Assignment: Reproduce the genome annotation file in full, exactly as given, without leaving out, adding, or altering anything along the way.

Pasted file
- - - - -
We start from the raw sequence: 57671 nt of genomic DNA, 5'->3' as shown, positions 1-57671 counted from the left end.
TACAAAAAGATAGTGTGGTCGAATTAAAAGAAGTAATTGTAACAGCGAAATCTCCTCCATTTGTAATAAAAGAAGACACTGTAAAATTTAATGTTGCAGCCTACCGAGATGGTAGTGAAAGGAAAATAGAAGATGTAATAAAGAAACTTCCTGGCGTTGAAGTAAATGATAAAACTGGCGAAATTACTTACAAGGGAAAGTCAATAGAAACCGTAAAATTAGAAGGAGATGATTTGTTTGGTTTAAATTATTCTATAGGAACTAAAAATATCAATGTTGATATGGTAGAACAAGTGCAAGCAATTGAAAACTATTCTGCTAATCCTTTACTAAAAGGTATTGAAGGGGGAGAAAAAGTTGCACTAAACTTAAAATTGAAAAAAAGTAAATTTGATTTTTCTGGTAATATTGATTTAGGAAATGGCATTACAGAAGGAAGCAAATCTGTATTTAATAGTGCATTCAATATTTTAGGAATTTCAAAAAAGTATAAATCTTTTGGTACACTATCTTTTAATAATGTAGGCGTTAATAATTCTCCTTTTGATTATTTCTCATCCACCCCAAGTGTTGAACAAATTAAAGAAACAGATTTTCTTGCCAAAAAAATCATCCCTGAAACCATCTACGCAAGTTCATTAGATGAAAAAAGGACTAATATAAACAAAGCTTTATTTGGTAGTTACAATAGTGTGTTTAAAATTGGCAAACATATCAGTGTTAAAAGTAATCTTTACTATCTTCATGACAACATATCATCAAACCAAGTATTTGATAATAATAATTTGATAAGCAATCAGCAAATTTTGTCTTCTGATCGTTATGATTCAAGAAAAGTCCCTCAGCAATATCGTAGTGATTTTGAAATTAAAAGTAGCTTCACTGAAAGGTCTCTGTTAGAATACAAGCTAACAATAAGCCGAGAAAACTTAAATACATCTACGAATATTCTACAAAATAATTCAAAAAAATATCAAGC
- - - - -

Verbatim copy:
We start from the raw sequence: 57671 nt of genomic DNA, 5'->3' as shown, positions 1-57671 counted from the left end.
TACAAAAAGATAGTGTGGTCGAATTAAAAGAAGTAATTGTAACAGCGAAATCTCCTCCATTTGTAATAAAAGAAGACACTGTAAAATTTAATGTTGCAGCCTACCGAGATGGTAGTGAAAGGAAAATAGAAGATGTAATAAAGAAACTTCCTGGCGTTGAAGTAAATGATAAAACTGGCGAAATTACTTACAAGGGAAAGTCAATAGAAACCGTAAAATTAGAAGGAGATGATTTGTTTGGTTTAAATTATTCTATAGGAACTAAAAATATCAATGTTGATATGGTAGAACAAGTGCAAGCAATTGAAAACTATTCTGCTAATCCTTTACTAAAAGGTATTGAAGGGGGAGAAAAAGTTGCACTAAACTTAAAATTGAAAAAAAGTAAATTTGATTTTTCTGGTAATATTGATTTAGGAAATGGCATTACAGAAGGAAGCAAATCTGTATTTAATAGTGCATTCAATATTTTAGGAATTTCAAAAAAGTATAAATCTTTTGGTACACTATCTTTTAATAATGTAGGCGTTAATAATTCTCCTTTTGATTATTTCTCATCCACCCCAAGTGTTGAACAAATTAAAGAAACAGATTTTCTTGCCAAAAAAATCATCCCTGAAACCATCTACGCAAGTTCATTAGATGAAAAAAGGACTAATATAAACAAAGCTTTATTTGGTAGTTACAATAGTGTGTTTAAAATTGGCAAACATATCAGTGTTAAAAGTAATCTTTACTATCTTCATGACAACATATCATCAAACCAAGTATTTGATAATAATAATTTGATAAGCAATCAGCAAATTTTGTCTTCTGATCGTTATGATTCAAGAAAAGTCCCTCAGCAATATCGTAGTGATTTTGAAATTAAAAGTAGCTTCACTGAAAGGTCTCTGTTAGAATACAAGCTAACAATAAGCCGAGAAAACTTAAATACATCTACGAATATTCTACAAAATAATTCAAAAAAATATCAAGC